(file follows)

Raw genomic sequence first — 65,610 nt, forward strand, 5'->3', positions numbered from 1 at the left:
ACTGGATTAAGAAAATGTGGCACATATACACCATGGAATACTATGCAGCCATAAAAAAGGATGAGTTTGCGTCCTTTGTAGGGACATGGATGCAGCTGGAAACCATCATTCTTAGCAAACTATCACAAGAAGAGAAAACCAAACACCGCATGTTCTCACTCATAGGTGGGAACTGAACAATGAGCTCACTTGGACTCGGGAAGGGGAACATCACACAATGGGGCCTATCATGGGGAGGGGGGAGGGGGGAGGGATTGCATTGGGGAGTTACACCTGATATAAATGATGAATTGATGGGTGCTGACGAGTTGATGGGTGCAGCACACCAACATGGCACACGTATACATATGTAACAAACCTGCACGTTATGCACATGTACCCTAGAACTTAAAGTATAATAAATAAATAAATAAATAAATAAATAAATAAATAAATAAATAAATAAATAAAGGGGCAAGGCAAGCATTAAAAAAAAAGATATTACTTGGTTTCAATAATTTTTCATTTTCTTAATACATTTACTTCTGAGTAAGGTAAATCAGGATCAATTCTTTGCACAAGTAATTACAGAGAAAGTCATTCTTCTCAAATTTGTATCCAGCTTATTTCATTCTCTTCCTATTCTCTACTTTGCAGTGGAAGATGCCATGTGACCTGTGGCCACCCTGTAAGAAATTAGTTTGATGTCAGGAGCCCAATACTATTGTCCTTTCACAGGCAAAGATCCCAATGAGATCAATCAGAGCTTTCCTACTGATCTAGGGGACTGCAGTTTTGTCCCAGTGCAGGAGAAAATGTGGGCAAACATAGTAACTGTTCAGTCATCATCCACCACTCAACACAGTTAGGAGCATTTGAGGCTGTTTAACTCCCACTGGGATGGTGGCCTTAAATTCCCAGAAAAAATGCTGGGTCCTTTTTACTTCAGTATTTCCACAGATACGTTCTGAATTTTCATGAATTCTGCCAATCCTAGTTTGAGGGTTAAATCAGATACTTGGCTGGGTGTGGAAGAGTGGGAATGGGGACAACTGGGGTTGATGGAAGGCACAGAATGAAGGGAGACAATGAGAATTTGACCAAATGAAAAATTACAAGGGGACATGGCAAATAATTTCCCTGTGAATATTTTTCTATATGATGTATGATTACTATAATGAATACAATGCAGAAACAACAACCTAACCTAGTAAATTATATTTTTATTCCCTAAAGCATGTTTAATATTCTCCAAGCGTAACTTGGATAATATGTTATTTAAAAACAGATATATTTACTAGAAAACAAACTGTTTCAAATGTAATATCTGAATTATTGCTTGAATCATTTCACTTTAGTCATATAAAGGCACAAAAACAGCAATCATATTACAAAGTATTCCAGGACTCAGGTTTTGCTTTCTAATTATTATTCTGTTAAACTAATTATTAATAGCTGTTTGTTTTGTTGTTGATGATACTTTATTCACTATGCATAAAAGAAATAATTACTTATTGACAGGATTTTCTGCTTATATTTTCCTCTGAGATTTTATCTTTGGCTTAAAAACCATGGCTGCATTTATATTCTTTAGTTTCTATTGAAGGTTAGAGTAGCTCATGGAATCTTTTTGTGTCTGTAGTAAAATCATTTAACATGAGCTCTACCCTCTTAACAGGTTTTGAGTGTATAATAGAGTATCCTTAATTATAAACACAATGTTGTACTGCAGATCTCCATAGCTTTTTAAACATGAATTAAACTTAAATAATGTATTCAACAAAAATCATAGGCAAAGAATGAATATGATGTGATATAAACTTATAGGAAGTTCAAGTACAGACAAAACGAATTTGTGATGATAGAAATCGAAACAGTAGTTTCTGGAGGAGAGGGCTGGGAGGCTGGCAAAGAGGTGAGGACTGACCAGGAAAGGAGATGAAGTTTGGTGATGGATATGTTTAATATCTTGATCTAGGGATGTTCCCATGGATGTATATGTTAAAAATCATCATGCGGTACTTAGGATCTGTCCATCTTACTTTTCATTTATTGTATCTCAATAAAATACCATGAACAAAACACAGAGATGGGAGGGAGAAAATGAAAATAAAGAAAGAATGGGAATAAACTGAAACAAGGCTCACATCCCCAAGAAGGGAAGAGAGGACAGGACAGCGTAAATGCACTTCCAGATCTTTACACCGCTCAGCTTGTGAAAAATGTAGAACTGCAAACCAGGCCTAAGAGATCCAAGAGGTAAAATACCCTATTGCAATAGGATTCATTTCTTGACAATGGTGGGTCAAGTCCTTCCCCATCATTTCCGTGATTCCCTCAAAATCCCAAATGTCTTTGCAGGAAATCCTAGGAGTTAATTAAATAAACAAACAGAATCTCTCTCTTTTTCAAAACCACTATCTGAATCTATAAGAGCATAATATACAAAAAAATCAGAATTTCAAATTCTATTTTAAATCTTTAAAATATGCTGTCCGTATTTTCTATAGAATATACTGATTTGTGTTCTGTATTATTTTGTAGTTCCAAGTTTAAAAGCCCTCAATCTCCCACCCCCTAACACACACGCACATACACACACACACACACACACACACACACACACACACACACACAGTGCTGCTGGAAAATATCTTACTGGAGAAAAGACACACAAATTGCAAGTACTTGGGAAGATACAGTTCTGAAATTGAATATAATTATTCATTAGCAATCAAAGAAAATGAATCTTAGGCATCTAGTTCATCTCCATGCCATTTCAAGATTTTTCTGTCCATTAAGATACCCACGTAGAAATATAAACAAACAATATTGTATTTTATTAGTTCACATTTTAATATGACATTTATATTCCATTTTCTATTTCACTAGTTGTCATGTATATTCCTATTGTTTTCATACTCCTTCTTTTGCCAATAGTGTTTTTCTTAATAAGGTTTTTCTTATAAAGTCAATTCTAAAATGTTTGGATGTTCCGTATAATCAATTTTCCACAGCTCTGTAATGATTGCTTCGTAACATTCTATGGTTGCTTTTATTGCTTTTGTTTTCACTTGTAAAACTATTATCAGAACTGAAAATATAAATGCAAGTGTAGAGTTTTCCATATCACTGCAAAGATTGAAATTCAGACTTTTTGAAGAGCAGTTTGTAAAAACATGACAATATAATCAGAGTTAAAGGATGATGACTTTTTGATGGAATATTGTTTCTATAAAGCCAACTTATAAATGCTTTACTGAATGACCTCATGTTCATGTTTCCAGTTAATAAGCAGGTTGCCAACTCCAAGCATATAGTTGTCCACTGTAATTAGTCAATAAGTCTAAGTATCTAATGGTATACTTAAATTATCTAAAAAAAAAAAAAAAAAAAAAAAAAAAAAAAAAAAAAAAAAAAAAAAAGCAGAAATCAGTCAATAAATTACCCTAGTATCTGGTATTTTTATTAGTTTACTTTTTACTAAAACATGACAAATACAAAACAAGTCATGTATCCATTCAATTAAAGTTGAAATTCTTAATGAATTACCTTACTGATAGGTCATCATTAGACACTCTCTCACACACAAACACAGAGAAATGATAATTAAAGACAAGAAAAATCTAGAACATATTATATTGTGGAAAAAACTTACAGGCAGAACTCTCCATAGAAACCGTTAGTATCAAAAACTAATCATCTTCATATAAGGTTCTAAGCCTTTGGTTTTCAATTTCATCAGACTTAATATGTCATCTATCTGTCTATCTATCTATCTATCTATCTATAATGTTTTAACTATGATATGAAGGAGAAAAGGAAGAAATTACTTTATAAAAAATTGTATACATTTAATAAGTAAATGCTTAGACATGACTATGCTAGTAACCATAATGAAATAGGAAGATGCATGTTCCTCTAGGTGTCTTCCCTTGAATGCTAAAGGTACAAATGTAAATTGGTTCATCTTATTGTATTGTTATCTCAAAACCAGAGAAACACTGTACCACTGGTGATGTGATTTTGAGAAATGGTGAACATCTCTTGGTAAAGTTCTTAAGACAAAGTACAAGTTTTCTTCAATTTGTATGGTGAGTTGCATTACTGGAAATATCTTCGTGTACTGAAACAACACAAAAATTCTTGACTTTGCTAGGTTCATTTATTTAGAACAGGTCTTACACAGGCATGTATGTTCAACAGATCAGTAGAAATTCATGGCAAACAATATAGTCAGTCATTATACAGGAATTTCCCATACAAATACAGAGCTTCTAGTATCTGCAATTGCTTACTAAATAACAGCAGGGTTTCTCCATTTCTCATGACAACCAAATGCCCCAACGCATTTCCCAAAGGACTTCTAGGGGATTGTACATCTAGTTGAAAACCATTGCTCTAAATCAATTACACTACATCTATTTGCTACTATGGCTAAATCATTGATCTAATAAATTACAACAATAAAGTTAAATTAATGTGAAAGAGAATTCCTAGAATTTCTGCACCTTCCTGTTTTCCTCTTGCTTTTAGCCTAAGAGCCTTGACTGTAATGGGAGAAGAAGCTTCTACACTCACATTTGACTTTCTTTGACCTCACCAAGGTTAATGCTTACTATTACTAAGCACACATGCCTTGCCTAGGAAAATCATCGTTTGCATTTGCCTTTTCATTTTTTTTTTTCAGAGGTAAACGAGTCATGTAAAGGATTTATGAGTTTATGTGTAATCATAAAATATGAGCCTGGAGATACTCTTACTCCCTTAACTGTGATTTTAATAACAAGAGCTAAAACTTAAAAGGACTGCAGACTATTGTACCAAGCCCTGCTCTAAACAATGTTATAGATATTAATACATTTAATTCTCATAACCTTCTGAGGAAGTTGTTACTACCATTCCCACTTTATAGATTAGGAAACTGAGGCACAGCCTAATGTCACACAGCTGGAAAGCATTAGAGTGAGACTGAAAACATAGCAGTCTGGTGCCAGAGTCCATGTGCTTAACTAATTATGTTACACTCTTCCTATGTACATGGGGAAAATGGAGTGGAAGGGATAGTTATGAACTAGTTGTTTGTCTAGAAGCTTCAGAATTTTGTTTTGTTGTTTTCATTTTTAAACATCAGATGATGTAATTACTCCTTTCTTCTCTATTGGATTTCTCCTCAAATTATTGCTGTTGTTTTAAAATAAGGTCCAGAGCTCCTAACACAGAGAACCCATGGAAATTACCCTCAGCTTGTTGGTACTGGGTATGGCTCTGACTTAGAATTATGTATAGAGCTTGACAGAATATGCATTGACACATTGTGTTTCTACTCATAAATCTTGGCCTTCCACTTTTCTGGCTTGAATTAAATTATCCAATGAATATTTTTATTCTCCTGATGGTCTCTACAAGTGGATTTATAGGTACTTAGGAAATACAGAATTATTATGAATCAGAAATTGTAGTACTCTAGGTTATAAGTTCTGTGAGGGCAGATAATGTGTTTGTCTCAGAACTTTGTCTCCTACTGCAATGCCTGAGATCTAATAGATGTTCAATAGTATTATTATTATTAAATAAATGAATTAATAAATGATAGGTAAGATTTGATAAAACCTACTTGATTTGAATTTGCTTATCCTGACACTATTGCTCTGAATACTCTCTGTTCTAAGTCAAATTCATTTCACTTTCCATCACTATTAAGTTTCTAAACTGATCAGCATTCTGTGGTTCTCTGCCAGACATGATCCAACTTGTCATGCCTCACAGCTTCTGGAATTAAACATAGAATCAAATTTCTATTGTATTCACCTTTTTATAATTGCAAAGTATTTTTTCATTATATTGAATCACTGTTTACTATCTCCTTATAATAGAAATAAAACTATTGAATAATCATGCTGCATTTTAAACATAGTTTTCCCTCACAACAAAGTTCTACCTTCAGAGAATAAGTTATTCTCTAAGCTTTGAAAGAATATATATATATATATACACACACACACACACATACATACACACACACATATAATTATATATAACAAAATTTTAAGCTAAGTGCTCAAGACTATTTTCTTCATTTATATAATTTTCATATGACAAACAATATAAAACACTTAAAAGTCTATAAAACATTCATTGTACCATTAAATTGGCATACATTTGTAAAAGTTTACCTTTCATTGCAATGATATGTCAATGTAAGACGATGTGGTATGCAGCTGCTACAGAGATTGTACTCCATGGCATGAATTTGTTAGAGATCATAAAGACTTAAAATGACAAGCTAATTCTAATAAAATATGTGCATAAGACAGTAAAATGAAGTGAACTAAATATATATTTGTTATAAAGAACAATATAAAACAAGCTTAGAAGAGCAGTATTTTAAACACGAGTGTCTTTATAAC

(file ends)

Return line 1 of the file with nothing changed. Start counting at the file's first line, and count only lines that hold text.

Raw genomic sequence first — 65,610 nt, forward strand, 5'->3', positions numbered from 1 at the left: